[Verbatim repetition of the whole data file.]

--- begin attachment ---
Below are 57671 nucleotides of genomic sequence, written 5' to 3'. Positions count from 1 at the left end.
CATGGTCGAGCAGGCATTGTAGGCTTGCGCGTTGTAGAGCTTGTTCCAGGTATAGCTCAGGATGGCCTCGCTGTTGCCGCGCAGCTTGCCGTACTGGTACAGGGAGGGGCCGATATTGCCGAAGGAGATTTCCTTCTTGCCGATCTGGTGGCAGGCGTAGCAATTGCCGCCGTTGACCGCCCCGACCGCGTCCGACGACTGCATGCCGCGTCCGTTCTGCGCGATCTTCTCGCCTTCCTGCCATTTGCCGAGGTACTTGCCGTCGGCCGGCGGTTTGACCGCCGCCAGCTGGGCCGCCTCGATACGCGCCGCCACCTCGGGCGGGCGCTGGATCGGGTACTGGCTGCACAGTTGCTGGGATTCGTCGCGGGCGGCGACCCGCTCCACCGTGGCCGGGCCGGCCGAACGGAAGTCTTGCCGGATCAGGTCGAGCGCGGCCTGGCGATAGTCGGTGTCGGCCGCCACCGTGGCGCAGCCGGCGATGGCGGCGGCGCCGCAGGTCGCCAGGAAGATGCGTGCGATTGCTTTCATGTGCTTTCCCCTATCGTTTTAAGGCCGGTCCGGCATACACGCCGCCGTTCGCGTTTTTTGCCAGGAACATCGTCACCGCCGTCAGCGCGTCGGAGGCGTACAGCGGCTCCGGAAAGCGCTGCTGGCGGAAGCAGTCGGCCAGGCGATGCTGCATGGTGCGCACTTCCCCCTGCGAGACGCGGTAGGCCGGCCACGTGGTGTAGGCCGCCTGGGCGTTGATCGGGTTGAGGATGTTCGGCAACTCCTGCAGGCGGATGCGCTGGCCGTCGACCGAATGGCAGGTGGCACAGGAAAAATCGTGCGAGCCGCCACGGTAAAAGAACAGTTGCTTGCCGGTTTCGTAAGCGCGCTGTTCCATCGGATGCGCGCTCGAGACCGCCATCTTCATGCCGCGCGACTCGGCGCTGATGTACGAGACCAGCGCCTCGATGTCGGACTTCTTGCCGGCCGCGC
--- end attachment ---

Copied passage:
Below are 57671 nucleotides of genomic sequence, written 5' to 3'. Positions count from 1 at the left end.
CATGGTCGAGCAGGCATTGTAGGCTTGCGCGTTGTAGAGCTTGTTCCAGGTATAGCTCAGGATGGCCTCGCTGTTGCCGCGCAGCTTGCCGTACTGGTACAGGGAGGGGCCGATATTGCCGAAGGAGATTTCCTTCTTGCCGATCTGGTGGCAGGCGTAGCAATTGCCGCCGTTGACCGCCCCGACCGCGTCCGACGACTGCATGCCGCGTCCGTTCTGCGCGATCTTCTCGCCTTCCTGCCATTTGCCGAGGTACTTGCCGTCGGCCGGCGGTTTGACCGCCGCCAGCTGGGCCGCCTCGATACGCGCCGCCACCTCGGGCGGGCGCTGGATCGGGTACTGGCTGCACAGTTGCTGGGATTCGTCGCGGGCGGCGACCCGCTCCACCGTGGCCGGGCCGGCCGAACGGAAGTCTTGCCGGATCAGGTCGAGCGCGGCCTGGCGATAGTCGGTGTCGGCCGCCACCGTGGCGCAGCCGGCGATGGCGGCGGCGCCGCAGGTCGCCAGGAAGATGCGTGCGATTGCTTTCATGTGCTTTCCCCTATCGTTTTAAGGCCGGTCCGGCATACACGCCGCCGTTCGCGTTTTTTGCCAGGAACATCGTCACCGCCGTCAGCGCGTCGGAGGCGTACAGCGGCTCCGGAAAGCGCTGCTGGCGGAAGCAGTCGGCCAGGCGATGCTGCATGGTGCGCACTTCCCCCTGCGAGACGCGGTAGGCCGGCCACGTGGTGTAGGCCGCCTGGGCGTTGATCGGGTTGAGGATGTTCGGCAACTCCTGCAGGCGGATGCGCTGGCCGTCGACCGAATGGCAGGTGGCACAGGAAAAATCGTGCGAGCCGCCACGGTAAAAGAACAGTTGCTTGCCGGTTTCGTAAGCGCGCTGTTCCATCGGATGCGCGCTCGAGACCGCCATCTTCATGCCGCGCGACTCGGCGCTGATGTACGAGACCAGCGCCTCGATGTCGGACTTCTTGCCGGCCGCGC